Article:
I proposed the following motion which was adopted unanimously at Conference in Kilkenny on 30 November 2008.
That Conference agrees to establish a Centenary Commission consisting of members of the Labour party and the Trade Union Movement to draw up plans to commemorate the role of organised labour in the founding of the Labour party in 1912, in the Great Lock Out of 1913 and in the Easter Rising of 1916.
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Next year, 2009, SIPTU will celebrate its centenary the foundation of the Irish Transport and General Workers’ Union in 1909, the Labour Party will celebrate its centenary n 2012, while in 2013 we will commemorate the centenary of the suffering of the thousands of Dublin workers in the 1913 Lockout. 2016 will see the centenary of the 1916 Rising and other centenary years will follow including the first Dail, the the War of Independence and the disastrous Civil War.
The foundation of the ITGWU in 1909 laid the foundations for organised labour in Ireland based on the values of solidarity, liberty and equality
It soon became clear to Connolly and Larkin after the establishment of the ITGWU that a political wing of the Trade Union Movement was not just desirable, but was absolutely essential if the aims and objectives of the Labour Movement were ever to be achieved. And so the Labour Party was born in Clonmel in 1912 with Larkin proposing the motion and Connolly seconding.
In joining the struggle for Irish Independence, the founding fathers of the Labour Party believed not just in an independent Ireland, but in an Ireland that was firmly rooted in the principles of an equal and fair society It was the vision of Connolly and Larkin that shaped the beliefs and values of set out in the 1916 Proclamation which in affirming the Irish Republic “guarantees religious and civil liberty, equal rights and equal opportunities to all its citizens, and declares its resolve to pursue the happiness and prosperity of the whole nation and all of its parts, cherishing all of the children of the nation equally”.
For Larkin the Labour Party and the Trade Union movement were one and the same – “the cause of Labour is the cause of Ireland”
Similarly, for Connolly republicanism and socialism were completely complementary, and the Irish socialist was in reality the true Irish patriot.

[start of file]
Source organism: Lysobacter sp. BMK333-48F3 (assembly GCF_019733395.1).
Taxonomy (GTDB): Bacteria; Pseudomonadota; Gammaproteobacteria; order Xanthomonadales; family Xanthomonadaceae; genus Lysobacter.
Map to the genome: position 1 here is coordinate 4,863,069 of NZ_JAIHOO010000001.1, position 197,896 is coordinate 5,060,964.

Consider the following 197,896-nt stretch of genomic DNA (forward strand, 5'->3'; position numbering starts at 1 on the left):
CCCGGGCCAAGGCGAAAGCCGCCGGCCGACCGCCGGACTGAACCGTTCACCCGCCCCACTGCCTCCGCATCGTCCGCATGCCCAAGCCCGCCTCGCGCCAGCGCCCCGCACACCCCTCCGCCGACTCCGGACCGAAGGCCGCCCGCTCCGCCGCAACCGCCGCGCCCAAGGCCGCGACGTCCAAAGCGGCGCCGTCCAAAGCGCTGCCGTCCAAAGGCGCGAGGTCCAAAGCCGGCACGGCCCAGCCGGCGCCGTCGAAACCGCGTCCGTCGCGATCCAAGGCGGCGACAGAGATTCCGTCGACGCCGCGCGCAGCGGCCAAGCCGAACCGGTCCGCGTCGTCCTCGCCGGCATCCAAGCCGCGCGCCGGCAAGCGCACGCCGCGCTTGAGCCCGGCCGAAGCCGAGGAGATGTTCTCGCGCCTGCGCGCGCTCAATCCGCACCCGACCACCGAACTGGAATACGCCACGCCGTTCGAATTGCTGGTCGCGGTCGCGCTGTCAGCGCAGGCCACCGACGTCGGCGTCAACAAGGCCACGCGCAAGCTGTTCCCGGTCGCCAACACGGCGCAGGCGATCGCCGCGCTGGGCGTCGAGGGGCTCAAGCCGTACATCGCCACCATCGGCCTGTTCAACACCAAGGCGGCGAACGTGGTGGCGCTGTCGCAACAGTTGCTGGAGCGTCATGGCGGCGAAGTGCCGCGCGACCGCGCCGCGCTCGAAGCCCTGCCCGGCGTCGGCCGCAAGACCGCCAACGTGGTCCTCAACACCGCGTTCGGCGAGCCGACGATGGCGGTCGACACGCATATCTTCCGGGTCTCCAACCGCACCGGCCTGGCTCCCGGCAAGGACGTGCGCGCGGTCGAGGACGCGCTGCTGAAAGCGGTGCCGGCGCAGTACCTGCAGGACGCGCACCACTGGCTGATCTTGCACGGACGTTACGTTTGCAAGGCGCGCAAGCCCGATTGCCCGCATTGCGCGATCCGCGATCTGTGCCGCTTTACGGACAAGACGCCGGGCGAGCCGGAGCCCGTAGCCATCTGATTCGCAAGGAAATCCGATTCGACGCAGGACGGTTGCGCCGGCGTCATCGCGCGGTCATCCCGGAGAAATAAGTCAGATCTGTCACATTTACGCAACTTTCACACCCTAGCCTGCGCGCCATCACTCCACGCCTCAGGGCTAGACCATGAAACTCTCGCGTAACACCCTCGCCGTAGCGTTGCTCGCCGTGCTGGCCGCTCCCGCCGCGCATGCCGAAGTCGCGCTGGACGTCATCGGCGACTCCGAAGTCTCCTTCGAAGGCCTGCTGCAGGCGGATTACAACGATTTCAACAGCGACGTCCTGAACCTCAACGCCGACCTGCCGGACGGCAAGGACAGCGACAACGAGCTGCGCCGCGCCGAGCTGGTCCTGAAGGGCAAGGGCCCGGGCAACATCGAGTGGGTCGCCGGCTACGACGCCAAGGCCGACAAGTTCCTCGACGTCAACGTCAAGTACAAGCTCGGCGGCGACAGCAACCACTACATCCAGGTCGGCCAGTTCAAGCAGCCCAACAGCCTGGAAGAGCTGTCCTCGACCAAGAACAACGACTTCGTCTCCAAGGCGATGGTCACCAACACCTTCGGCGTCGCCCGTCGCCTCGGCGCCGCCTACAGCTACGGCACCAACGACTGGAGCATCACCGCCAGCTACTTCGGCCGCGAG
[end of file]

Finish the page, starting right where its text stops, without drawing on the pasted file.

Ireland without her people is nothing to me, and the man who is bubbling over with love and enthusiasm for ‘Ireland’, and can yet… witness all the wrong and the suffering, the shame and the degradation wrought upon the people of Ireland…… , without burning to end it, is, in my opinion, a fraud and a liar in his heart”
Connolly gave up his life for the cause of Labour and the cause of Ireland. Each year The Labour Party and SIPTU combine each May to commemorate the execution of James Connolly at Arbour Hill and pay tribute to the man whose vision still defines our very existence.
In 1918 Labour acting in the national interest stood aside and so was prevented from leading the political agenda to fulfil the goals of the Proclamation. Unfortunately, the vision enunciated in the Proclamation did not survive the War of Independence or the Civil War. Instea dthe republican ideals of Tone, Pearse and Connolly were lost in the clamour of bitterness and recrimination of civil war politics..
The Labour Party today still strives to achieve the ideals of Connolly and Larkin and the Proclamation. The Ireland of today at the turn of the 21st Century faces many of the same political challenges Irish people faced at the turn of the 20th Century. Financial markets in turmoil, unscrupulous employers using the current economic vulnerabilities to exploit workers, antipathy and opposition towards organised labour and the trade union movement, and shady wealthy figures exploiting fears by finding convenient targets and scapegoats. Yet the main difference between today and the early 20th Centuryis that it is not the British Government that has brought us to this point but an Irish Government whose main Party has the audacity to claim to be a Republican Party.
It is time to reclaim the essence of Republicanism for Labour
The Labour Party is indeed the child of the Trade Union movement, and while it has been argued that perhaps the Party has come “of age” and should break the umbilical cord there is no way that we can ever or should ever lose sight of our trade union origins and roots.
In 2006 under the excellent stewardship of Liz McManus the Labour Party and SIPTU joined forces to celebrate the role of the Labour Movement around the events leading up to the 1916 rising in the very successful Liberty Project.
This motion seeks to build on the success of the Liberty Project and calls on the Party to establish a centenary commission to celebrate the inextricable links between the Trade Union Movement and the Labour Party.
I commend the motion.